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Using other people’s money | Editorial
When times are hard, its great when you can get your money elsewhere. In this regard, officials in Island County have been doing a fine job.
Martha Rose, executive director of Island Transit, announced that her agency will receive $17.92 million in federal money to build a main base for the island’s free bus system.
The central base near Coupeville has been hopelessly inadequate for years, but island residents weren’t asked to pass a levy or bond issue to provide improvements. Instead, Rose spent years lining up political support for federal money, and now a first-rate bus base will be built.
Likewise, Oak Harbor just got a new coat of asphalt through town thanks to the Washington Department of Transportation. It was a routine maintenance job, but Oak Harbor residents could never have afforded it on their own. Likewise, the downtown Pioneer Way reconstruction project was largely paid for by outside sources.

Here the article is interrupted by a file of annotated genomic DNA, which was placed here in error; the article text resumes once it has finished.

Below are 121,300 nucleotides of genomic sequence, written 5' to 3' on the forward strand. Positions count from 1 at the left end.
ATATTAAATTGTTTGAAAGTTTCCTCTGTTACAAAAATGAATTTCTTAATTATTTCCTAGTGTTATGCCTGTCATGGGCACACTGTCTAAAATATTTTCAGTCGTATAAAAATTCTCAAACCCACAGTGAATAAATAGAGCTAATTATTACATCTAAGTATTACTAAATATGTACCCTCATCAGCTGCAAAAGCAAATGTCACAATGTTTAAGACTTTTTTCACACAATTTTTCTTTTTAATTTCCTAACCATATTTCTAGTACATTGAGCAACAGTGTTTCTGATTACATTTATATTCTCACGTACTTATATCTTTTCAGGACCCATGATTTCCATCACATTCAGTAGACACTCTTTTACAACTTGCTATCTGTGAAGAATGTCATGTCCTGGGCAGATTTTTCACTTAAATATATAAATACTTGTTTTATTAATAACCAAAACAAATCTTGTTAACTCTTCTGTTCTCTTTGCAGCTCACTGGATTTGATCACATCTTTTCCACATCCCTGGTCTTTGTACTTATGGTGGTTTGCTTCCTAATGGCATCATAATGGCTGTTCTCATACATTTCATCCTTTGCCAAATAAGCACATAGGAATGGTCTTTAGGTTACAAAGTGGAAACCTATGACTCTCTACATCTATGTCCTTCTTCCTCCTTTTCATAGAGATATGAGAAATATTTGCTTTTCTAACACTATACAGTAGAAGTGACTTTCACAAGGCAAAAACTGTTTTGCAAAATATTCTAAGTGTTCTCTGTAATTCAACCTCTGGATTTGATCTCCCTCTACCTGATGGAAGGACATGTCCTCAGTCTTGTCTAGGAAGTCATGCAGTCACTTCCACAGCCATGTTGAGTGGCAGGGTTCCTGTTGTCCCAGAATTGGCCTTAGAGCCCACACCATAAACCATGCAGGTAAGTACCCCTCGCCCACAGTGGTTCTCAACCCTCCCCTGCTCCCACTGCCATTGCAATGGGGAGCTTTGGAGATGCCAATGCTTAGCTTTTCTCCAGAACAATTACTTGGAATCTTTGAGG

The state spent millions on Highway 20 improvements near Arnold Road, and it was just announced it will help the county improve the dangerous area near the county landfill and animal shelter.
These types of project are our gas taxes and income taxes coming back to us, but at a far greater rate than we pay. If we added up all the taxes paid by islanders they wouldn’t come close to the millions spent here by various government agencies. The Navy, of course, makes this a no-brainer. Without military spending, we’d have to go back to raising chickens.
All this largess coming from large governments allow islanders to use their taxes for the essentials, like the schools (which we don’t fully support, either), park and recreation districts and port districts. We can afford to keep the pool open Nov. 8, and we can afford to maintain a local police force, but we’d quickly go broke if we actually had to pay for all the government infrastructure projects that take place here.
Martha Rose recognizes this, and deserves our appreciation for saving us more than $17 million, because we do need a new bus base.
Oak Harbor Mayor Jim Slowik or challenger Scott Dudley, depending on who’s elected, will face a similar challenge as his new term begins. We need a new sewer plant costing upwards of $100 million. The mayor should be hard at work finding someone else to pay for most of it.